With pyrazinamide, an antibiotic used in the treatment of tuberculosis, NG led to the formation of four complexes with Zn(II), Mn(II), and Ag(I) [84]. By adjusting the stoichiometry of the starting materials, it was possible to obtain two different Ag(I) compounds. These novel complexes were tested against E. coli, S. aureus, and M. smegmatis, revealing promising results. The Ag(I) compounds that have shown to be particularly active against M. smegmatis, a non-pathogenic model organism of M. tuberculosis.

2.3. Mechanochemistry in/for Catalysis

The application of mechanochemistry for the synthesis of catalysts has also been growing over the last years, mainly due to its ease of synthesis scalability, and sustainability, as well as the superior properties of the resulting materials [85]. In 2014, Gomes et al. [37] described the mechanochemical synthesis of the first Ni(II) and Co(II) complexes with the general formula [M(α−diimine)Br2] (M = Ni, Co). These Ni(II) complexes, which are generally known as Brookhart-type catalysts, were successfully prepared from the reaction of [NiBr2(DME)] (DME = 1,2-dimethoxyethane) with the appropriate α−diimine ligand, under NG conditions, in short reaction times (20 min), and with quantitative yields (Figure 11a). Moreover, the use of NiBr2 instead of [NiBr2(DME)] also led to the formation of the desired products in quantitative yields, although with slightly longer reaction times (30 min). Traditionally, the synthesis of these complexes is normally carried out in solution over 24 h, and when NiBr2 was employed, only a 67% yield could be obtained. When CoCl2 was used as the metal source, the preparation of the Co(II) derivatives was accomplished in only 20 min, maintaining the quantitative yields. The use of mechanosynthesis enabled not only a drastic reduction in the reaction time (from 24 h to 20 min) but also the possibility to easily obtain these complexes in quantitative yields, presenting mechanochemistry as a powerful synthetic technique and an alternative approach for the synthesis of coordination and organometallic compounds.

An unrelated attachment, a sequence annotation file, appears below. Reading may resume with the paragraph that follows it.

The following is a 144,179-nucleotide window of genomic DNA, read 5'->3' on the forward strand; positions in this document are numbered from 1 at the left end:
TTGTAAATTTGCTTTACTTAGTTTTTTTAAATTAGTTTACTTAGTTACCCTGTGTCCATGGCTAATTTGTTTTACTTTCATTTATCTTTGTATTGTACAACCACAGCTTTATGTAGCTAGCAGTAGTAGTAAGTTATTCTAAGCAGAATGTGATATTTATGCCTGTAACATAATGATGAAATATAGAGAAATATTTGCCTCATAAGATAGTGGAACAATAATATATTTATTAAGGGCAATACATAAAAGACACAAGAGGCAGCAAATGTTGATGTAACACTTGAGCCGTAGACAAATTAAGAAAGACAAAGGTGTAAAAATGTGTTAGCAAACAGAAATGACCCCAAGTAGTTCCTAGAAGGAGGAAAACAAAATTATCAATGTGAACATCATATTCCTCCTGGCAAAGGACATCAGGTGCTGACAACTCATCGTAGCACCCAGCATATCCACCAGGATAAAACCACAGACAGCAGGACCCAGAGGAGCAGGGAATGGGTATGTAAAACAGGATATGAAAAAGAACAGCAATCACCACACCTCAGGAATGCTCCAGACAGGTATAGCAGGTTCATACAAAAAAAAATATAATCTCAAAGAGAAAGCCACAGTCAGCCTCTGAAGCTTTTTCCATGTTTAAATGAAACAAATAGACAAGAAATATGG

In 2017, Ribeiro et al. [86] reported the successful preparation of 3d metal (Cu, Fe, Co, V) containing composites with multiwalled carbon nanotubes and graphene oxide (CNTs and GO) additives. Their preparation was performed in a planetary ball mill using NG for 1 h at 450 rpm, with rotational inversions every 5 min. These composites acted as catalysts in the solvent-free, microwave-assisted oxidation of 1-phenylethanol to acetophenone, using tert-butyl hydroperoxide (TBHP) as oxidant, with yields up to 85% when a percentage (wt%) of CNTs of 5% was used. More recently, Soliman et al. [87,88] extended the application of mechanochemistry to the preparation of Pd(II) and Pt(II) composites with carbonaceous materials, namely activated carbon, multiwalled carbon nanotubes, and graphene oxide (AC, CNTs and GO), using NG conditions in a planetary ball mill. These derivatives, which showed metal-to-carbon ratios of 4.7 and 8.5 wt% for the AC composites, were employed as catalysts for the Suzuki-Miyaura cross-coupling reaction, using the model reaction between bromobenzene and phenylboronic acid under liquid-assisted grinding conditions (Figure 11d). The Pd/AC composites exhibited high mechanochemical catalytic activity, with molar yields up to 80% and turnover number (TON) and turnover frequency (TOF) of 222 and 444 h−1, respectively. Moreover, a yield of 26% (TON of 228 and TOF of 1.4 × 103 h−1) was obtained after 10 min reaction for the AC-PT1 catalyst. This is an interesting result, as Pt(II) catalysts are not as common as Pd(II) catalysts for Suzuki-Miyaura reactions.